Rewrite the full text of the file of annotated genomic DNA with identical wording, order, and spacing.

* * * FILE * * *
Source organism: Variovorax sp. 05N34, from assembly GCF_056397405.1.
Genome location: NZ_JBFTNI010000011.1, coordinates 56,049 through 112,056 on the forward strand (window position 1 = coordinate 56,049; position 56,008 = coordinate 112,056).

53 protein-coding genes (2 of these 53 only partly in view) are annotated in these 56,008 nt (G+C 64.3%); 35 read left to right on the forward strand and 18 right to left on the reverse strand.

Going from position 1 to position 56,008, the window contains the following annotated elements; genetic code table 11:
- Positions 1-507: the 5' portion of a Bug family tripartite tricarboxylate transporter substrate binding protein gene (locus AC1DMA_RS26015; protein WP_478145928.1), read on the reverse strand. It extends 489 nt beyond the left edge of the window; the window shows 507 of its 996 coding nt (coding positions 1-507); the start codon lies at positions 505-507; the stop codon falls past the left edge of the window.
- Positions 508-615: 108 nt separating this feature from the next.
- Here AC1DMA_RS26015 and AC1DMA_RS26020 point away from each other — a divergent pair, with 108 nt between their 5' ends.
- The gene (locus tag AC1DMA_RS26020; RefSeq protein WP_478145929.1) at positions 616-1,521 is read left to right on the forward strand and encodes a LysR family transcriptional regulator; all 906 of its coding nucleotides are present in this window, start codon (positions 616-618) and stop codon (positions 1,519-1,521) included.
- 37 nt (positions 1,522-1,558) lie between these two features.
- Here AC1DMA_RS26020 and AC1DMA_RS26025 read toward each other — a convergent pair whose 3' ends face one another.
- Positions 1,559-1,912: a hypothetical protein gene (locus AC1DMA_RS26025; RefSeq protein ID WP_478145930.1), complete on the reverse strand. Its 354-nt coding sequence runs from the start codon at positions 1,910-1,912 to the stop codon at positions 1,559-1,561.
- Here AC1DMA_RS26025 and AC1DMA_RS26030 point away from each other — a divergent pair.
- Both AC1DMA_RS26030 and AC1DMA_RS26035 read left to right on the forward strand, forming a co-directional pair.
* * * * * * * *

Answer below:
Source organism: Variovorax sp. 05N34, from assembly GCF_056397405.1.
Genome location: NZ_JBFTNI010000011.1, coordinates 56,049 through 112,056 on the forward strand (window position 1 = coordinate 56,049; position 56,008 = coordinate 112,056).

53 protein-coding genes (2 of these 53 only partly in view) are annotated in these 56,008 nt (G+C 64.3%); 35 read left to right on the forward strand and 18 right to left on the reverse strand.

Going from position 1 to position 56,008, the window contains the following annotated elements; genetic code table 11:
- Positions 1-507: the 5' portion of a Bug family tripartite tricarboxylate transporter substrate binding protein gene (locus AC1DMA_RS26015; protein WP_478145928.1), read on the reverse strand. It extends 489 nt beyond the left edge of the window; the window shows 507 of its 996 coding nt (coding positions 1-507); the start codon lies at positions 505-507; the stop codon falls past the left edge of the window.
- Positions 508-615: 108 nt separating this feature from the next.
- Here AC1DMA_RS26015 and AC1DMA_RS26020 point away from each other — a divergent pair, with 108 nt between their 5' ends.
- The gene (locus tag AC1DMA_RS26020; RefSeq protein WP_478145929.1) at positions 616-1,521 is read left to right on the forward strand and encodes a LysR family transcriptional regulator; all 906 of its coding nucleotides are present in this window, start codon (positions 616-618) and stop codon (positions 1,519-1,521) included.
- 37 nt (positions 1,522-1,558) lie between these two features.
- Here AC1DMA_RS26020 and AC1DMA_RS26025 read toward each other — a convergent pair whose 3' ends face one another.
- Positions 1,559-1,912: a hypothetical protein gene (locus AC1DMA_RS26025; RefSeq protein ID WP_478145930.1), complete on the reverse strand. Its 354-nt coding sequence runs from the start codon at positions 1,910-1,912 to the stop codon at positions 1,559-1,561.
- Here AC1DMA_RS26025 and AC1DMA_RS26030 point away from each other — a divergent pair.
- Both AC1DMA_RS26030 and AC1DMA_RS26035 read left to right on the forward strand, forming a co-directional pair.